Question 11 Exercise 7.1

Solutions of Question 11 of Exercise 7.1 of Unit 07: Permutation, Combination and Probablity. This is unit of A Textbook of Mathematics for Grade XI is published by Khyber Pakhtunkhwa Textbook Board (KPTB or KPTBB) Peshawar, Pakistan.

\begin{align} & \left(\begin{array}{l} 2 \\ 2 \end{array}\right)+\left(\begin{array}{l} 3 \\ 2 \end{array}\right)+\left(\begin{array}{l} 4 \\ 2 \end{array}\right)+\ldots+\left(\begin{array}{l} n \\ 2 \end{array}\right)=\left(\begin{array}{c} n+1 \\ 3 \end{array}\right), \quad n \geq 2 \end{align}

1. For $n=2$ then \begin{align} \left(\begin{array}{l} 2 \\ 2 \end{array}\right)&=\dfrac{2 !}{(2-2) ! 2 !}=1 \\ \left(\begin{array}{c} 2+1 \\ 2 \end{array}\right)&=\dfrac{3 !}{(3-3) ! 3 !}=1\end{align} Thus it is true for $n=1$.

2. Let it be true for $n=k$ then $$\left(\begin{array}{l} 2 \\ 2 \end{array}\right)+\left(\begin{array}{l} 3 \\ 2 \end{array}\right)+\left(\begin{array}{l} 4 \\ 2 \end{array}\right)+\ldots+\left(\begin{array}{l} k \\ 2 \end{array}\right)=\left(\begin{array}{c} k-1 \\ 3 \end{array}\right)$$ 3. For $n=k+1$ then $(k+i)^{u / i}$ term of the series on the left is $a_{k-1}=\left(\begin{array}{c}k-1 \\ 2\end{array}\right)$.

Adding this $a_{k+1}$ to both sides of the induction hypothesis, we have \begin{align}(\begin{array}{l} 2 \\ 2 \end{array})+(\begin{array}{l} 3 \\ 2 \end{array})+(\begin{array}{l} 4 \\ 2 \end{array})+\ldots+(\begin{array}{l} k \\ 2 \end{array})+(\begin{array}{c} k+1 \\ 2 \end{array}) & =\left(\begin{array}{c} k+1 \\ 3 \end{array}\right)+\left(\begin{array}{c} k+1 \\ 2 \end{array}\right) \\ & =\dfrac{(k+1) !}{(k+1-3) ! 3 !}+\dfrac{(k+1) !}{(k+1-2) ! 2 !} \\ & =\dfrac{(k+1) !}{(k-2) ! 3 !}+\dfrac{(k+1) !}{(k-1) ! 2 !} \\ & =\dfrac{(k+1) !}{(k-2) ! 3 \cdot 2 !}+\dfrac{(k+1) !}{(k-1)(k-2) ! 2 !} \\ & =\dfrac{(k+1) !}{(k 2) ! 2 !}\left[\dfrac{1}{3}+\frac{1}{k-1}\right] \\ & =\dfrac{(k+1) !}{\left(k_2\right) ! 2 !}\left[\dfrac{k-1+3}{3(k-1)}\right] \\ & =\dfrac{(k+2)(k+1) !}{(k-1)(k-2) ! 3 \cdot 2 !} \\ & =\dfrac{(k+2) !}{(k-1) ! 3 !} \\ \Rightarrow(\begin{array}{l} 2 \\ 2 \end{array})+(\begin{array}{l} 3 \\ 2 \end{array})+(\begin{array}{l} 4 \\ 2 \end{array})+\ldots+(\begin{array}{l} k \\ 2 \end{array})+(\begin{array}{c} k+1 \\ 2 \end{array}) & =(\begin{array}{c} k+2 \\ 3 \end{array})\\&=(\begin{array}{c} k+1+1 \\ 3 \end{array})\end{align} Which is the form of the proposition when $n$ is replaced by $k+1$,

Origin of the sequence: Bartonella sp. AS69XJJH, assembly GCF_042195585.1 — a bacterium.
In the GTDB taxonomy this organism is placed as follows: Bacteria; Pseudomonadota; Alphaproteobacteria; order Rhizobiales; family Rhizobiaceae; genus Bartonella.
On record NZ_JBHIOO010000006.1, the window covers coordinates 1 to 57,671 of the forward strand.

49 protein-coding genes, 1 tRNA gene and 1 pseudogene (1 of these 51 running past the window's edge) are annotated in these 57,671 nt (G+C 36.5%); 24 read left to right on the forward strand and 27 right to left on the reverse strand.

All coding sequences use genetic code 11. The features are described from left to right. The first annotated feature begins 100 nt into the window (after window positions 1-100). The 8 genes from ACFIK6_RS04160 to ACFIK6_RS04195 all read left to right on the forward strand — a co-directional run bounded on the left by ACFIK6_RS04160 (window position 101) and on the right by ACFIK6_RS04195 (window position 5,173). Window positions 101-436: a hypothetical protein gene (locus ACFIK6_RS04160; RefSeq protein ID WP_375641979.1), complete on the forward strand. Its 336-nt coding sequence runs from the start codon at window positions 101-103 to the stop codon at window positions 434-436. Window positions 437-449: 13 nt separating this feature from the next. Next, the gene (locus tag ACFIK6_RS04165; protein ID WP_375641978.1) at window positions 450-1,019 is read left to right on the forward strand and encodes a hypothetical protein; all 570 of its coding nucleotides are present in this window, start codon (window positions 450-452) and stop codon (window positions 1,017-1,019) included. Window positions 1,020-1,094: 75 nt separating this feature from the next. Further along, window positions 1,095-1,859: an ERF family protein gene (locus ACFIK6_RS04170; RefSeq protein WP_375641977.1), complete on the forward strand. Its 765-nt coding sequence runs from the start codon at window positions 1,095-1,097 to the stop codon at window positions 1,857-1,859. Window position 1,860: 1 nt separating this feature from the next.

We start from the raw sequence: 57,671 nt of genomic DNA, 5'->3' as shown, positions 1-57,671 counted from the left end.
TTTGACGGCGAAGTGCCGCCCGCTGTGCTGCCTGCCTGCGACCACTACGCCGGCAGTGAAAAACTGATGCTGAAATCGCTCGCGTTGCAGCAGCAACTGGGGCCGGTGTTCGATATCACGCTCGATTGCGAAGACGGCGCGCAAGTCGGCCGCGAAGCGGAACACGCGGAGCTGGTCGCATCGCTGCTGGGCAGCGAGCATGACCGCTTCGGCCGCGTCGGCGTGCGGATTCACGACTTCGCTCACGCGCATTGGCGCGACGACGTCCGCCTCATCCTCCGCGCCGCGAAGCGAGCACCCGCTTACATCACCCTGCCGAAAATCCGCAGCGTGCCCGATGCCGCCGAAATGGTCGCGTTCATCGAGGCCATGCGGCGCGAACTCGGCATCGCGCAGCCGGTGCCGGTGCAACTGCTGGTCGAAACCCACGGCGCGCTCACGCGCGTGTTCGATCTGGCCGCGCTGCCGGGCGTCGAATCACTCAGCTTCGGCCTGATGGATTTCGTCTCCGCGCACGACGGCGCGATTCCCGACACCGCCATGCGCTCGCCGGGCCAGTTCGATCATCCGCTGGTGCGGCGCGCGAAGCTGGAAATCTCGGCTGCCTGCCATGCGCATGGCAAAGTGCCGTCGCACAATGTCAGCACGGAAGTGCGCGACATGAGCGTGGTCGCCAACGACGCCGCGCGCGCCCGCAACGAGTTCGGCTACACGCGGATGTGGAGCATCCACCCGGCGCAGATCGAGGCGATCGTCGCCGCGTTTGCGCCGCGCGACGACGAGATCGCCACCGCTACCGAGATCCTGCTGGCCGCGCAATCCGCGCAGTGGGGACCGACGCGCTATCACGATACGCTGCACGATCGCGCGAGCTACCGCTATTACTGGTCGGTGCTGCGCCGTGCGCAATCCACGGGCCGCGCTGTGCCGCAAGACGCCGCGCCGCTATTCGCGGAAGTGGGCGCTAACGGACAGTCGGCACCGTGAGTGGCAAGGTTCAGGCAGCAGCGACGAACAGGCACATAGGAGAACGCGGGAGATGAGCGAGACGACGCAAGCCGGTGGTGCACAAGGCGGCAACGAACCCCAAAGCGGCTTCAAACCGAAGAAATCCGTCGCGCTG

hence it is true for $n=k+1$.

Thus by mathematical induction it is true for all $n \geq 2$.